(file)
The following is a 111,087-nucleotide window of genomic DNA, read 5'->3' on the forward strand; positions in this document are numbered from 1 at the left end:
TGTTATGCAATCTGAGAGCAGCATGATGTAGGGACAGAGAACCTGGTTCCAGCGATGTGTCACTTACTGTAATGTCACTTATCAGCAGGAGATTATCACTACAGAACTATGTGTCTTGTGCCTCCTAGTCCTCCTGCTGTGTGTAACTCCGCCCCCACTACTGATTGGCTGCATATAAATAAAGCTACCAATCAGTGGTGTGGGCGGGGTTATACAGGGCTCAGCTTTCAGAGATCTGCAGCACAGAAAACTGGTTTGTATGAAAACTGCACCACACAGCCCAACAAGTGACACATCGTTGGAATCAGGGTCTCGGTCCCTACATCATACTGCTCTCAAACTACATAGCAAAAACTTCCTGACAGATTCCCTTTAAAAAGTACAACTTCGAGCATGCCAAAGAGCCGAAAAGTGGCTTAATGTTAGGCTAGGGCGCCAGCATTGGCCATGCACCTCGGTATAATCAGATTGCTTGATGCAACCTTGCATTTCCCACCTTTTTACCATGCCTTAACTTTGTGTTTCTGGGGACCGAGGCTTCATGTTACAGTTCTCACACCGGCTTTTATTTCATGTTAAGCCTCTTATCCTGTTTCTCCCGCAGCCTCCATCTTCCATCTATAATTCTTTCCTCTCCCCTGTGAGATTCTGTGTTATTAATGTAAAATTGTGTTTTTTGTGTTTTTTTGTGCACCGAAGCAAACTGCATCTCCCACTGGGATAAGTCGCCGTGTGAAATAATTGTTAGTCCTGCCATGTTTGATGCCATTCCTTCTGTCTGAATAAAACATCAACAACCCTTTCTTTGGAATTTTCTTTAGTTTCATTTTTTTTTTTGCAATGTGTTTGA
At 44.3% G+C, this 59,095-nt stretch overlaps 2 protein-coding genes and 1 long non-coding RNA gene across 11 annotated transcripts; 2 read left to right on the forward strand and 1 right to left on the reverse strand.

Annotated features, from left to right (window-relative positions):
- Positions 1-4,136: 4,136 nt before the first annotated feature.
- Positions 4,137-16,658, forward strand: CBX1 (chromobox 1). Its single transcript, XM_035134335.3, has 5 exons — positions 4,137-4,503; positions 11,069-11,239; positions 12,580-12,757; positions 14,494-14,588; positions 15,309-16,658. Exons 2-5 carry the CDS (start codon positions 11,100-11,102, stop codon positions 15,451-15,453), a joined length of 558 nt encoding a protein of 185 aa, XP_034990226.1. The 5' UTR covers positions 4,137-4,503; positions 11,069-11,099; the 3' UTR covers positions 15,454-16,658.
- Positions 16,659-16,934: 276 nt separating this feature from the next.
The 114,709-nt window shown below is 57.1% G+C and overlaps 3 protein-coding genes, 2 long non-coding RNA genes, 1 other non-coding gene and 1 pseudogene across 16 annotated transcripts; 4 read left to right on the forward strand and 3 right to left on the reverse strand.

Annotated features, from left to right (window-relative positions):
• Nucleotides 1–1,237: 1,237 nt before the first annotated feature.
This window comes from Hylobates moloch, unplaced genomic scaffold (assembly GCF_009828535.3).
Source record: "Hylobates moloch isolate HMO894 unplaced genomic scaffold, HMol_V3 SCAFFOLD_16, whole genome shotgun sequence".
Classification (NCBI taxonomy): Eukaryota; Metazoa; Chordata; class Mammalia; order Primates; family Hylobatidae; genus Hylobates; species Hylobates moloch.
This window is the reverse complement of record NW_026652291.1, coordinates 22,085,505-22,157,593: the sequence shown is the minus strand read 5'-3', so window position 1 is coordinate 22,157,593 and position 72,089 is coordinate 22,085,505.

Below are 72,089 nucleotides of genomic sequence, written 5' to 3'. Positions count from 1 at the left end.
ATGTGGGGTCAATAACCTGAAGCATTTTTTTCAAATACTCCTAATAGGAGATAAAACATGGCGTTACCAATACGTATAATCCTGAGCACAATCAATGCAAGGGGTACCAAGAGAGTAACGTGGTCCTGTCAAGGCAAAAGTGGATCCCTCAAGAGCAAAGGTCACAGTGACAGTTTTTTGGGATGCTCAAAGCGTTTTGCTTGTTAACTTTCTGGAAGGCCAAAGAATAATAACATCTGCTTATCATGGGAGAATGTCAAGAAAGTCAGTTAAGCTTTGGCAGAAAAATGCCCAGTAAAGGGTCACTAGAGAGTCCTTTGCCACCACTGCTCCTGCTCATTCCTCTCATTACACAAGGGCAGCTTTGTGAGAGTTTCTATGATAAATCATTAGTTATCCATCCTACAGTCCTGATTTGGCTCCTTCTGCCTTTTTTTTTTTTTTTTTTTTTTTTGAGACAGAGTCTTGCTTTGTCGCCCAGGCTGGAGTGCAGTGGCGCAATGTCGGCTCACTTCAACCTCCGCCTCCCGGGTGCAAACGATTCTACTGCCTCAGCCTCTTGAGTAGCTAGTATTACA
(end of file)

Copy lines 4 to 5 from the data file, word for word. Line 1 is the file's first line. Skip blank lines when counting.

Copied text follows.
Annotated features, from left to right (window-relative positions):
- Positions 1-4,136: 4,136 nt before the first annotated feature.